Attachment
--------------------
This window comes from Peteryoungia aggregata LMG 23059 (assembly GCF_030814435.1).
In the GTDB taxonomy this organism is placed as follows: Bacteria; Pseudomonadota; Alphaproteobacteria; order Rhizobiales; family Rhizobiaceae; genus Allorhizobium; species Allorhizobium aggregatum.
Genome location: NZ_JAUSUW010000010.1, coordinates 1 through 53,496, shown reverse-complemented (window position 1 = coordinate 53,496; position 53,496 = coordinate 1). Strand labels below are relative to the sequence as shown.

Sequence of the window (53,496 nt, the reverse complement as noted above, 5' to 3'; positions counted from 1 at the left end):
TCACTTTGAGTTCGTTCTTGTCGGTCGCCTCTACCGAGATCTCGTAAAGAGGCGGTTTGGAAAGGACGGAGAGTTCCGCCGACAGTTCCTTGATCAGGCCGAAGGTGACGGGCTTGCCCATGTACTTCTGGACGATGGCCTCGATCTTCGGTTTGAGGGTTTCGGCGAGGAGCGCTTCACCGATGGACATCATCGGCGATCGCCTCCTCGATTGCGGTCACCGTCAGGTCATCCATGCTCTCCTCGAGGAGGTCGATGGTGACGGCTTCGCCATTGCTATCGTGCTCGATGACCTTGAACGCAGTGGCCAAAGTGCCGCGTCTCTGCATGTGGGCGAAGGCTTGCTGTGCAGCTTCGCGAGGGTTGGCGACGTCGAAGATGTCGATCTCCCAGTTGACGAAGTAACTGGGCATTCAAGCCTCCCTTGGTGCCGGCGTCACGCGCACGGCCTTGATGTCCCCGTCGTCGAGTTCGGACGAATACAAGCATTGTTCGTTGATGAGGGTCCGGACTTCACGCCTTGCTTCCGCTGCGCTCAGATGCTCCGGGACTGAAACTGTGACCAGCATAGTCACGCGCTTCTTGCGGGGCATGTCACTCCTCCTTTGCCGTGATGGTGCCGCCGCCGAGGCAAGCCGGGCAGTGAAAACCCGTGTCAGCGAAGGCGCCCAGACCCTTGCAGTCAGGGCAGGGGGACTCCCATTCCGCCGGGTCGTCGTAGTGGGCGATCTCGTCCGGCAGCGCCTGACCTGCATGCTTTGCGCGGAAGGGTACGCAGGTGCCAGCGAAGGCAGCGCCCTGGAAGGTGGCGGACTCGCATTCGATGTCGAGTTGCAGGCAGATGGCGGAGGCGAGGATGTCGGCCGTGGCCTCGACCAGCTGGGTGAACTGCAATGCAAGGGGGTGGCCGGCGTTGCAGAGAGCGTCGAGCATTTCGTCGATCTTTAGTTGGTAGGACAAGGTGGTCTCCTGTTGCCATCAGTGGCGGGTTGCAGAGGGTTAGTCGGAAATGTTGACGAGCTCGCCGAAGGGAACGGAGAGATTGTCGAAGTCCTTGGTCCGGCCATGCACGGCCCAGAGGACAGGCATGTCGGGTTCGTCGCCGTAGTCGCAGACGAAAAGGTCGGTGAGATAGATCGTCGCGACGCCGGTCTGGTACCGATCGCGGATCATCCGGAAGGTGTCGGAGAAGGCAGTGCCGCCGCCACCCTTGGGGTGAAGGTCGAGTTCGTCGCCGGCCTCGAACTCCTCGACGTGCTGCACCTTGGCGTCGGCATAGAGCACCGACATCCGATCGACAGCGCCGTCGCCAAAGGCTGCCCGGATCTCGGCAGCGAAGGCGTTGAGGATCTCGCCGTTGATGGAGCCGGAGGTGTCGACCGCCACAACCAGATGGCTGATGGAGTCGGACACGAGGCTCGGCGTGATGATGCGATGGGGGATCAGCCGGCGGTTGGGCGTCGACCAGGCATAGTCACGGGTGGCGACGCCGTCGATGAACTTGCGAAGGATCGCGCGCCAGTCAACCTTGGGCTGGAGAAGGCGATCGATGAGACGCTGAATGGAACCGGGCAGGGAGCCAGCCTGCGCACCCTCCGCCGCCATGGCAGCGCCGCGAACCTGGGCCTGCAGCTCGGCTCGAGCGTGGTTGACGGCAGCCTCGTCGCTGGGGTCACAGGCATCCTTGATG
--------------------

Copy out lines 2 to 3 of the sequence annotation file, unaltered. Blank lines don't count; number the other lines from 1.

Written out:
In the GTDB taxonomy this organism is placed as follows: Bacteria; Pseudomonadota; Alphaproteobacteria; order Rhizobiales; family Rhizobiaceae; genus Allorhizobium; species Allorhizobium aggregatum.
Genome location: NZ_JAUSUW010000010.1, coordinates 1 through 53,496, shown reverse-complemented (window position 1 = coordinate 53,496; position 53,496 = coordinate 1). Strand labels below are relative to the sequence as shown.